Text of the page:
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ZMT Alumna and Ambassador:

Ai Thanda Kyaw | Myanmar

Ai Thanda Kyaw 

What was your position at ZMT?

I came to ZMT as a student of the ISATEC course (International Studies in Tropical Aquatic Ecology). I have always dreamed about studying ecology abroad and the DAAD scholarship finally made that dream come true. After finishing my previous degree in Business Administration (MBA), I became interested in natural resource management because I wanted to help communities in an effective and sustainable way.

How did you benefit from your time at ZMT?

What I learned in the ISATEC program advanced my career to a higher level. Especially the knowledge and practical experience I gained from subjects such as international relations, project planning, scientific writing, socio-economic analysis and environmental conservation have been extremely helpful in my career up to now.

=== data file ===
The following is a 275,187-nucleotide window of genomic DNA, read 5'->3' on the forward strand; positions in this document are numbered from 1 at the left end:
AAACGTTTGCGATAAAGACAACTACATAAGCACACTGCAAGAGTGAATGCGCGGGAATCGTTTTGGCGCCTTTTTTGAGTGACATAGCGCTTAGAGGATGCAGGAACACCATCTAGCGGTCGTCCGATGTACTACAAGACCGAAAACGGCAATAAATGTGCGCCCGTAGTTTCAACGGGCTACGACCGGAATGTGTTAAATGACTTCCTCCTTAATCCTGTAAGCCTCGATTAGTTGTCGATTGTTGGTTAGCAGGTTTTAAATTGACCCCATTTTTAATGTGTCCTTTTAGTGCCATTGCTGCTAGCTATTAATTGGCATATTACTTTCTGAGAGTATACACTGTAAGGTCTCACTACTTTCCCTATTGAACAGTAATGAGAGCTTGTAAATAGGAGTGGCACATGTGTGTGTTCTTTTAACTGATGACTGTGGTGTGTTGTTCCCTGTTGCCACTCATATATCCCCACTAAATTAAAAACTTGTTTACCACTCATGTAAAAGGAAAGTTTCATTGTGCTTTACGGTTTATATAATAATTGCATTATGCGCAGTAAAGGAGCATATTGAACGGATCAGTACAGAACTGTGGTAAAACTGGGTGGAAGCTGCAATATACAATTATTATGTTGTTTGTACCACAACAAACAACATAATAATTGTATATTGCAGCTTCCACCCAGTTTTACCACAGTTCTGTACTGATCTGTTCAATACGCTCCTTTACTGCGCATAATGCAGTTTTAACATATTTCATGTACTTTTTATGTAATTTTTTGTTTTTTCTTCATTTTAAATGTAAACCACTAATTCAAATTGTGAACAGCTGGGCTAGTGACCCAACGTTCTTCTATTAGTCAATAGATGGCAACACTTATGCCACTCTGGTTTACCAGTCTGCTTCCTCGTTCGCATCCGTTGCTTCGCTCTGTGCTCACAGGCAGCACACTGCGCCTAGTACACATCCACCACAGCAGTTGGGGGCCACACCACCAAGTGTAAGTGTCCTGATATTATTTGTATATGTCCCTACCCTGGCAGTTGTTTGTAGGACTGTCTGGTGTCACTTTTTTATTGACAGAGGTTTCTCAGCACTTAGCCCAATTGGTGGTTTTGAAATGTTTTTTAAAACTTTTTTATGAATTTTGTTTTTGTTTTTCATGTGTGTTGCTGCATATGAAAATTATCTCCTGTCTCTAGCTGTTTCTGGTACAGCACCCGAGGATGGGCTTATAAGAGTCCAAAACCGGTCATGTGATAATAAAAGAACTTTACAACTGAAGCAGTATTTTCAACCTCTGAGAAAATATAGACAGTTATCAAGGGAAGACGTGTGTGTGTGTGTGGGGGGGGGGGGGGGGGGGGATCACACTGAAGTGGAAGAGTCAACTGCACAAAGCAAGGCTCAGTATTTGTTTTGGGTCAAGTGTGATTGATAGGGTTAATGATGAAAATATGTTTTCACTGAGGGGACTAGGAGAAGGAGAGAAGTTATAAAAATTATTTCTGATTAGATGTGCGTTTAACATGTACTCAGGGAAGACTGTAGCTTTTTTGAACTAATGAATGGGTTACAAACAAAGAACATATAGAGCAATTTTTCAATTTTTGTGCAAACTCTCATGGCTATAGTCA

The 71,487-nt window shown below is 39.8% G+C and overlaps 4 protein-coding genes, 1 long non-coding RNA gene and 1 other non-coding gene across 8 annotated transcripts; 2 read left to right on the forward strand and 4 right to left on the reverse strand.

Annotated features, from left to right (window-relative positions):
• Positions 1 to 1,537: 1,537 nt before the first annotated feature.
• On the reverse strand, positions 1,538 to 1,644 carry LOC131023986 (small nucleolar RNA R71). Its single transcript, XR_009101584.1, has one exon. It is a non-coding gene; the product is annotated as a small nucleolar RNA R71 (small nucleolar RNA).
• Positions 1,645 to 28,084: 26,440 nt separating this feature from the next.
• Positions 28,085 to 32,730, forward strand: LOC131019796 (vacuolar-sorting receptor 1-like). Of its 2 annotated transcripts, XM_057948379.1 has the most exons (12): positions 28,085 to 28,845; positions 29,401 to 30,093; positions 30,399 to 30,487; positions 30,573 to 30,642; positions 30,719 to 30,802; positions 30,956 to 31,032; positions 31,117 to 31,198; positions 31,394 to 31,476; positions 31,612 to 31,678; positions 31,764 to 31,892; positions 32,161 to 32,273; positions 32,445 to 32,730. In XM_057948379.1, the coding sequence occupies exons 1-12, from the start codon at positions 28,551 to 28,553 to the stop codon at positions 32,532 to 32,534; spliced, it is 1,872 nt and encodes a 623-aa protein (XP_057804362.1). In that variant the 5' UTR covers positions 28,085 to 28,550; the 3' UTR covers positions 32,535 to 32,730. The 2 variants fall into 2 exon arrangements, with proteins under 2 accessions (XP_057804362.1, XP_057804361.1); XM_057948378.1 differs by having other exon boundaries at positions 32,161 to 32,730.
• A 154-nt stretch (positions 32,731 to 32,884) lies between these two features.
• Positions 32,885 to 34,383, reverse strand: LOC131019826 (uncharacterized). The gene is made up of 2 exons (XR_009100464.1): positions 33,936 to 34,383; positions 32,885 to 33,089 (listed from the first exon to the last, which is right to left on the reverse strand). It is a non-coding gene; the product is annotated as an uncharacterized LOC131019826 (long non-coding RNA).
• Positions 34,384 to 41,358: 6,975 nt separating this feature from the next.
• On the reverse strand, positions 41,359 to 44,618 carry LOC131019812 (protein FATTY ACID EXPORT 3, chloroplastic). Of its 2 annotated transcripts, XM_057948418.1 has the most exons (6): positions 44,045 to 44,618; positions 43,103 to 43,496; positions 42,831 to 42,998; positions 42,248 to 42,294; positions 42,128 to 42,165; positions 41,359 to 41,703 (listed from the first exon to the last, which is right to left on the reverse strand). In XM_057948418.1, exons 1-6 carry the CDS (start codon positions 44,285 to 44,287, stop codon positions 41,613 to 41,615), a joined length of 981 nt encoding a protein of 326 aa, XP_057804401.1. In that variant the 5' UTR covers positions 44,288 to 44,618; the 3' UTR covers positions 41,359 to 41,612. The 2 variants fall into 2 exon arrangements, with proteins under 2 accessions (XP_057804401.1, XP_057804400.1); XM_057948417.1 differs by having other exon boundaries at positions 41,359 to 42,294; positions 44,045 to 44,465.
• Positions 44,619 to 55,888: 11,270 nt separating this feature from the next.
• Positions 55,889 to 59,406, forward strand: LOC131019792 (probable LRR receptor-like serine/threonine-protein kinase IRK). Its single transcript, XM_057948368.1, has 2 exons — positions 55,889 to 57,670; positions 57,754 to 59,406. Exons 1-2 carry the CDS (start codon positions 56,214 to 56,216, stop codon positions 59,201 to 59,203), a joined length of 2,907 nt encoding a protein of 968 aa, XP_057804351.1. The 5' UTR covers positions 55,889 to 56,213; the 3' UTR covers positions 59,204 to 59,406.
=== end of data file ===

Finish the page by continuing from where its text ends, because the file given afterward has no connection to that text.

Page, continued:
My most vivid memory from my time in Bremen is seeing snow for the first time in my life. Since I was born in delta area of Myanmar, one of the tropical countries in Asia, seeing snow wasn’t seemed true and was like dreaming.  Another notable memory is that of the Spirulina products (blue-green algae dietary supplement). I ordered them from Myanmar and they arrived in the classroom just after my first presentation on Spirulina production in Myanmar so that I could share things like Spirulina medicine, noodles, toffee and Thanakha with my colleagues. That was fun for everyone in the class.

What happened since you left the institute?